Even though the refugee crisis put migration issues on the top of the EU agenda, the influx of people from outside Europe seeking a better part has been a constant presence in the political landscape for at least half a century, according to Professor Ian Buruma, Dutch professor Democracy, Human Rights, and Journalism in the United States.
That’s why he underscored that the issue is not demographical, contrary to what many claim in the heated debate. The issue is political. He pinpointed the problem: “We still don’t have a common immigration policy”.
Buruma pledged for economic integration of the newcomers to prevent ‘young men pestering in the camps only to become radicalized’. He thinks that ‘cultural assimilation is overrated’, and we need to start thinking how to channel the new workforce to our benefit.
Politics of death
The lecture was followed by a response from Willem Schinkel of the Faculty of Social Sciences. He pointed out how cynical reality has become: Europe is portrayed as a victim of the refugee crisis, but the bombings in the Middle East continue. Schinkel criticized the ‘politics of death’ – Europe has refused to secure passage for the asylum seekers.
‘’They need to risk their lives first to enjoy European compassion’’, he noted bitterly. It is crucial to stop drawing the line between ‘true’ asylum seekers and economic migrants. ‘’Either it is death from poverty or death from bombs, all that matters is that both result in death’’, Schinkel concluded.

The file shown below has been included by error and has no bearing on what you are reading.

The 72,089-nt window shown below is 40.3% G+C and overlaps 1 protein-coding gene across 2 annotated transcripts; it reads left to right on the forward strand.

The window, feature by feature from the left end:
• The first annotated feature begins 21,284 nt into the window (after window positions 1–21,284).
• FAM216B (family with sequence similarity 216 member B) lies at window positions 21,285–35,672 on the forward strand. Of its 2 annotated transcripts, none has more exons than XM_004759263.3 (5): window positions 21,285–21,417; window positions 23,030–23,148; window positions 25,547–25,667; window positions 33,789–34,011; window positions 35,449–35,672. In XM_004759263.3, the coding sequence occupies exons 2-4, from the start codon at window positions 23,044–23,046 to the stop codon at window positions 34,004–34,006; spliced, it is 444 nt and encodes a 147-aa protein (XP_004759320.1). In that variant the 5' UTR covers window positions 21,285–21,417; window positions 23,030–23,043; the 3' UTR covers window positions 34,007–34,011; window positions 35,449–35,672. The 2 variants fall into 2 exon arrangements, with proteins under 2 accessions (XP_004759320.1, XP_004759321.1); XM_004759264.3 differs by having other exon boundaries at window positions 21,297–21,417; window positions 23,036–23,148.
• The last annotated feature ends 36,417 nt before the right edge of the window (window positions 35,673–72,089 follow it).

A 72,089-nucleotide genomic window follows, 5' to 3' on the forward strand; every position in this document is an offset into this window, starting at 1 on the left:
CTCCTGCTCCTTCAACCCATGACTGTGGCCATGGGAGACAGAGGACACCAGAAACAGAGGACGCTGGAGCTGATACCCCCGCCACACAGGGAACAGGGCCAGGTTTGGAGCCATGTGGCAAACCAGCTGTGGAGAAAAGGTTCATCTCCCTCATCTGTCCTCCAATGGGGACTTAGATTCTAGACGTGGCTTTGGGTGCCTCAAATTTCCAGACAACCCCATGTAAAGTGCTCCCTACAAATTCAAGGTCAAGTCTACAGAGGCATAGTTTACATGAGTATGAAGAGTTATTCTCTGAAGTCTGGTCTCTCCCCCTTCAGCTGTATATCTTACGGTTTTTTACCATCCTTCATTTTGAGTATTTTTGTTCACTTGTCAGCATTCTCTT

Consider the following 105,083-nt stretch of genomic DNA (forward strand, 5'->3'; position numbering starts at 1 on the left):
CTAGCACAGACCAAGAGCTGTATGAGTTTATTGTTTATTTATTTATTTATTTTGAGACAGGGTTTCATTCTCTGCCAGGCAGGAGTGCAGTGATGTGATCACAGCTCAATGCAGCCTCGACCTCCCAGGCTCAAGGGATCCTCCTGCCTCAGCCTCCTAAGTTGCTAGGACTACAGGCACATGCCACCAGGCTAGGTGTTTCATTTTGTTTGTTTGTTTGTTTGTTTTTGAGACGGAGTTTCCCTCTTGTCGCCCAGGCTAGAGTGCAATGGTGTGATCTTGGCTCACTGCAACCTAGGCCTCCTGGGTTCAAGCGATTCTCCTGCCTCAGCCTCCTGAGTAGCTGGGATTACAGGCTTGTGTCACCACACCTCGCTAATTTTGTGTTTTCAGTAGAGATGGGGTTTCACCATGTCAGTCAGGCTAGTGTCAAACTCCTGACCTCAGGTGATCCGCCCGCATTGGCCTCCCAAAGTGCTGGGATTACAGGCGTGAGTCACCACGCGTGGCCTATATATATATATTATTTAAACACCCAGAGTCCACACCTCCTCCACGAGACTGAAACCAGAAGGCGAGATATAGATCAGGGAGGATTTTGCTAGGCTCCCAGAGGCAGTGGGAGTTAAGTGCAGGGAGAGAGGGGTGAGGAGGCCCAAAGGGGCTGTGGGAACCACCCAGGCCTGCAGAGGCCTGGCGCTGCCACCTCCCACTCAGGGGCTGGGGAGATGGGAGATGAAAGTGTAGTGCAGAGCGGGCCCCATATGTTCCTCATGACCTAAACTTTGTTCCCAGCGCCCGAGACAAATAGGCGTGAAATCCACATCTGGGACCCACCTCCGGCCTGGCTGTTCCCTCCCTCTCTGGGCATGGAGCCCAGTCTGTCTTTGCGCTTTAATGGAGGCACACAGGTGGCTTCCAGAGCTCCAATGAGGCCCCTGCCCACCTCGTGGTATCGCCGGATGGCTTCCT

There were many City Hall employees in the audience and the ensuing discussion underscored just how far sometimes the theory is from the practice. Those who have to deal with the issues under consideration wanted to get practical advice from both academics. However, there is still a long way to go from knowing ‘what to do’ to understanding ‘how to do’ it.
The public yearns for expert advice, so what can academia do to help? “We need to show which facts are relevant for the debate. For now we are in a narrow tunnel of highly selected pieces of information”, said Schinkel.
Surprisingly, given all the spirited discussion about population and job distribution, there were few students in the audience. However, they are the ones who are going to compete for employment and will need to work together with migrants to forge the new face of Europe.